Cognitive behavioral therapy (CBT) can help people with OCD or PTSD better understand how their unhealthy and aversive thoughts, perceptions, memories, emotions, and thought processes can affect their behavior and negatively impact their lives. It can also help these individuals identify their triggers and learn how to cope and manage their symptoms in healthier ways. Ultimately, CBT can help people with OCD and PTSD change their negative thoughts, emotions, and behaviors into more positive and healthier ones.
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Treating Trauma-Related OCD
Although ERP (Exposure and response prevention) has been used as the treatment of choice for OCD, many individuals still do not benefit from it. Over the last decade, clinicians have actively attempted to develop new approaches for treating OCD. CBT (cognitive behavioral therapy) has become a widely accepted treatment for trauma-related distress and OCD.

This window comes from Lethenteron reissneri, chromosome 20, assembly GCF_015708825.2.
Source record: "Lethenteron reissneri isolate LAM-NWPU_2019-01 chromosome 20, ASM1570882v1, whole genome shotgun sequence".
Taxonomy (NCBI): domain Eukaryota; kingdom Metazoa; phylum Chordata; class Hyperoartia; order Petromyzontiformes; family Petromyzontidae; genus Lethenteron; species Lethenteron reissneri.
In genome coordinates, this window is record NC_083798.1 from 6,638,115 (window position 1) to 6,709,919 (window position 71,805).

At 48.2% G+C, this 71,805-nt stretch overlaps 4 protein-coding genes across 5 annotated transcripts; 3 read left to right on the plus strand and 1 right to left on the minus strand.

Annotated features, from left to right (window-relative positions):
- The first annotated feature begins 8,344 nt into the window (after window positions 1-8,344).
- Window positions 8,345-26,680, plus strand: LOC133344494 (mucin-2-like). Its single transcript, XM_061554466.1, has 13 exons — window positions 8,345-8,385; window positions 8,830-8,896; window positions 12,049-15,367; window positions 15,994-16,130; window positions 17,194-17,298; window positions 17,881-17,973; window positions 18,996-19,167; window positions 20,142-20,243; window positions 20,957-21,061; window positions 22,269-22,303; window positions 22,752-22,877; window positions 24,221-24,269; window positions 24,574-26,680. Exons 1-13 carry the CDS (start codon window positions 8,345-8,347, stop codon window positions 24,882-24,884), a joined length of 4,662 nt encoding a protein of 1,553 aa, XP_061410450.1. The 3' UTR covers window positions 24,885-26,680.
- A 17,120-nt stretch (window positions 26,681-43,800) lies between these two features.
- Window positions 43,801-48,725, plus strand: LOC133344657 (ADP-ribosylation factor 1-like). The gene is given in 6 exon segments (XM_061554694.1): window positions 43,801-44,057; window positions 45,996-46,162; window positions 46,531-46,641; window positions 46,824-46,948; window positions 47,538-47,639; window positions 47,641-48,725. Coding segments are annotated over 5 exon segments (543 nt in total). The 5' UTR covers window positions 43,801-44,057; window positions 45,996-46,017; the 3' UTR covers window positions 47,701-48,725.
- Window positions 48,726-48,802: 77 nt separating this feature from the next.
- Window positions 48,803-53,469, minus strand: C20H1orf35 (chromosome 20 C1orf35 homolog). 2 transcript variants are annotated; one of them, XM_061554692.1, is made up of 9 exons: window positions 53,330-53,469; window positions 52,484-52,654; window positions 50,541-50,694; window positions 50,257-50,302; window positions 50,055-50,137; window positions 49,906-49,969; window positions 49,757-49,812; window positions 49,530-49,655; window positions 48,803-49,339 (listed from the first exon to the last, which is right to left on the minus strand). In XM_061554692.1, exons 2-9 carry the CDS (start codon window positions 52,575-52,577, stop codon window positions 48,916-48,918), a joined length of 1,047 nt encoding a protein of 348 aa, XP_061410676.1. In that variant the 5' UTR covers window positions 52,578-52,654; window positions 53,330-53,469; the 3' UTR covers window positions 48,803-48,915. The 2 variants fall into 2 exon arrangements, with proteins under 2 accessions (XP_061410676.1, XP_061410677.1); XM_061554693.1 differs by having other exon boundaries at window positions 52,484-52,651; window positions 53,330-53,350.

The goal of CBT is to correct faulty appraisals of intrusive thoughts. Obsessive-compulsive symptoms are maintained when the individual cannot reinterpret or consider alternative meanings for the intrusive thoughts. Through the identification of obsessions and compulsions, as well as the awareness of how the individual interprets the obsessions, individuals are taught to challenge their interpretations and reevaluate the threat they feel from them.
Furthermore, the therapist will challenge the client to behaviourally oppose his/her obsessions and compulsions as evidence contradicting the intrusive thoughts. The trauma memory and trauma-related thoughts need to be reinterpreted and integrated into a past-oriented mindset. Additionally, neutralizing behaviors need to be modified to inhibit the perpetuation of PTSD symptoms. Finally, maladaptive behaviors must be challenged and prevented to enhance the reinterpretation of trauma-related thoughts.